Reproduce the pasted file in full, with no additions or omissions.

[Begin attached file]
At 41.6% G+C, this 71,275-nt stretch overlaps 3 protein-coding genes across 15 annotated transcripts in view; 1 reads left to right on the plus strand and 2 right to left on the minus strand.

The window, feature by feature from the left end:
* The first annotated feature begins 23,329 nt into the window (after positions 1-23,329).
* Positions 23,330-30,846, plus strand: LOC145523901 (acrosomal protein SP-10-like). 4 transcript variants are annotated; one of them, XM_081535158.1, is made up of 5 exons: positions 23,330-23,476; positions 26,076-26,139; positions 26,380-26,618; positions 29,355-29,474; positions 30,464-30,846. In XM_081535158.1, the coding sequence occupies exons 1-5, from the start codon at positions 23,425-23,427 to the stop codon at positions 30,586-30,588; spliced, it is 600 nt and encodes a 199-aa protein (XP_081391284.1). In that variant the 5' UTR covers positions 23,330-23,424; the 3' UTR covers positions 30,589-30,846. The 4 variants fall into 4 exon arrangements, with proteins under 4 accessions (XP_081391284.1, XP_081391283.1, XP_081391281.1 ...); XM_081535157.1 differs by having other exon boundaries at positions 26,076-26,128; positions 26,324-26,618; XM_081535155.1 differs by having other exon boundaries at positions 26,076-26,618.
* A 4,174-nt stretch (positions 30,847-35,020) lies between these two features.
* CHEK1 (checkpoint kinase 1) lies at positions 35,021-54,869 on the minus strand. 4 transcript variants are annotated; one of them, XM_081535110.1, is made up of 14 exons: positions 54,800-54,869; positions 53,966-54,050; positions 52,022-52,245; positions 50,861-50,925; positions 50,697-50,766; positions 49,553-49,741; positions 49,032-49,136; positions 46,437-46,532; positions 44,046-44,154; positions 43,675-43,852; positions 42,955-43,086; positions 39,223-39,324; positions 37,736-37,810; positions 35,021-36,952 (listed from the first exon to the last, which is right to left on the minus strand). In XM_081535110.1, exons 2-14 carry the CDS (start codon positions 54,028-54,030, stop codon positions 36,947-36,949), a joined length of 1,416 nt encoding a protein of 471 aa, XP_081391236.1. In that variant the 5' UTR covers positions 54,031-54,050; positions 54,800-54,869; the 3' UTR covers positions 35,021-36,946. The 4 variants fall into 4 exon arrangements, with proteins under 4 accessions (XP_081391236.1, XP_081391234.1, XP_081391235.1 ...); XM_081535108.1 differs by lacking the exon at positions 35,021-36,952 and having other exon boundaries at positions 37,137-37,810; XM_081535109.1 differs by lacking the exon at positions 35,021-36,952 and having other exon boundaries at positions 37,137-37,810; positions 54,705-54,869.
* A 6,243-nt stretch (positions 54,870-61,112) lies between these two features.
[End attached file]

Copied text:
At 41.6% G+C, this 71,275-nt stretch overlaps 3 protein-coding genes across 15 annotated transcripts in view; 1 reads left to right on the plus strand and 2 right to left on the minus strand.

The window, feature by feature from the left end:
* The first annotated feature begins 23,329 nt into the window (after positions 1-23,329).
* Positions 23,330-30,846, plus strand: LOC145523901 (acrosomal protein SP-10-like). 4 transcript variants are annotated; one of them, XM_081535158.1, is made up of 5 exons: positions 23,330-23,476; positions 26,076-26,139; positions 26,380-26,618; positions 29,355-29,474; positions 30,464-30,846. In XM_081535158.1, the coding sequence occupies exons 1-5, from the start codon at positions 23,425-23,427 to the stop codon at positions 30,586-30,588; spliced, it is 600 nt and encodes a 199-aa protein (XP_081391284.1). In that variant the 5' UTR covers positions 23,330-23,424; the 3' UTR covers positions 30,589-30,846. The 4 variants fall into 4 exon arrangements, with proteins under 4 accessions (XP_081391284.1, XP_081391283.1, XP_081391281.1 ...); XM_081535157.1 differs by having other exon boundaries at positions 26,076-26,128; positions 26,324-26,618; XM_081535155.1 differs by having other exon boundaries at positions 26,076-26,618.
* A 4,174-nt stretch (positions 30,847-35,020) lies between these two features.
* CHEK1 (checkpoint kinase 1) lies at positions 35,021-54,869 on the minus strand. 4 transcript variants are annotated; one of them, XM_081535110.1, is made up of 14 exons: positions 54,800-54,869; positions 53,966-54,050; positions 52,022-52,245; positions 50,861-50,925; positions 50,697-50,766; positions 49,553-49,741; positions 49,032-49,136; positions 46,437-46,532; positions 44,046-44,154; positions 43,675-43,852; positions 42,955-43,086; positions 39,223-39,324; positions 37,736-37,810; positions 35,021-36,952 (listed from the first exon to the last, which is right to left on the minus strand). In XM_081535110.1, exons 2-14 carry the CDS (start codon positions 54,028-54,030, stop codon positions 36,947-36,949), a joined length of 1,416 nt encoding a protein of 471 aa, XP_081391236.1. In that variant the 5' UTR covers positions 54,031-54,050; positions 54,800-54,869; the 3' UTR covers positions 35,021-36,946. The 4 variants fall into 4 exon arrangements, with proteins under 4 accessions (XP_081391236.1, XP_081391234.1, XP_081391235.1 ...); XM_081535108.1 differs by lacking the exon at positions 35,021-36,952 and having other exon boundaries at positions 37,137-37,810; XM_081535109.1 differs by lacking the exon at positions 35,021-36,952 and having other exon boundaries at positions 37,137-37,810; positions 54,705-54,869.
* A 6,243-nt stretch (positions 54,870-61,112) lies between these two features.